Are you a tourist or a traveler? Are you satisfied with few good snapshots of your leadership journey or do you want to pursue something deeper and more meaningful? The tourist vice traveler analogy is useful as it proposes the emerging sophisticated leader, you might call them a “traveler” take a broader view of the cultural and social dimensions around them thus enabling that leader to see patterns in organizations and the surrounding society. One such pattern suggests cultures are blending (Handy, 1995) through advanced technology and the attainment of more affluence; while at the same time fighting to maintain a sense of nationalistic stability. In response the task of the “traveler” is to overcome national differences by embracing the best practices from around the world (Morrison, 2000).
To accomplish this task the leader must be a renaissance person capable of more than simply being flexible and adaptable rather they must be malleable; having the ability to deal with robust environments rather than solely ambiguous ones. Notwithstanding developing such a renaissance person seems unlikely; from an organization standpoint everyone influences each other by their actions therefore everyone has the potential to contribute, or detract from, the leadership of the organization (Tubbs & Schulz, 2006). With this in mind all leaders then must be developed into renaissance leaders, of course this process must begin somewhere and that is from the designer of the organizations purpose and strategy. This leadership role creates context by making sure that everyone understands what they are trying to accomplish and how they fit it (Hollenbeck & McCall, 2003). This approach puts a premium on diagnostic skill directed at both self an situation; such a skill is highly dependent on experiences, the kinds that allow one to take a measure of oneself (Hollenbeck & McCall, 2003) and that enable leaders to use the beneficial aspects of each individual and culture in the organization for everyone’s benefit.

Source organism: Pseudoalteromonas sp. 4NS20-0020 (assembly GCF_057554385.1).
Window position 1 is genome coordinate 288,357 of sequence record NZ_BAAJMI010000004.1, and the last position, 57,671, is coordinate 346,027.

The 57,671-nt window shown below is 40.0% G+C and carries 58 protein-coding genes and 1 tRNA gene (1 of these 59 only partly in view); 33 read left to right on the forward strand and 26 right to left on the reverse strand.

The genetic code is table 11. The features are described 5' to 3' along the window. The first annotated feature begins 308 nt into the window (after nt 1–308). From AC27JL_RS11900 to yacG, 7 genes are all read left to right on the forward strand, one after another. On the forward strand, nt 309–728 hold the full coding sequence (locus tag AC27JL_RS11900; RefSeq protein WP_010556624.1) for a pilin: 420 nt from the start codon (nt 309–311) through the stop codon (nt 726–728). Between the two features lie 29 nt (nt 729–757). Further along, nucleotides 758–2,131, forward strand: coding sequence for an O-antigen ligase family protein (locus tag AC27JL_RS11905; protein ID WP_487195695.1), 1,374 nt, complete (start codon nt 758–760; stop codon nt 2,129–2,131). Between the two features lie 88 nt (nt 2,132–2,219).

Handy, C. (1995). The age of paradox. Harvard Business Press.
Hollenbeck, G. P., & McCall, M. W. (2003). Competence, not competencies: Making global executive development work. Advances in global leadership, 3, 101-119.
Morrison, A. J. (2000). Developing a global leadership model. Human Resource Management, 39(2-3), 117-131.
Tubbs, S. L., & Schulz, E. (2006). Exploring a taxonomy of global leadership competencies and meta-competencies. Journal of American Academy of Business, 8(2), 29-34.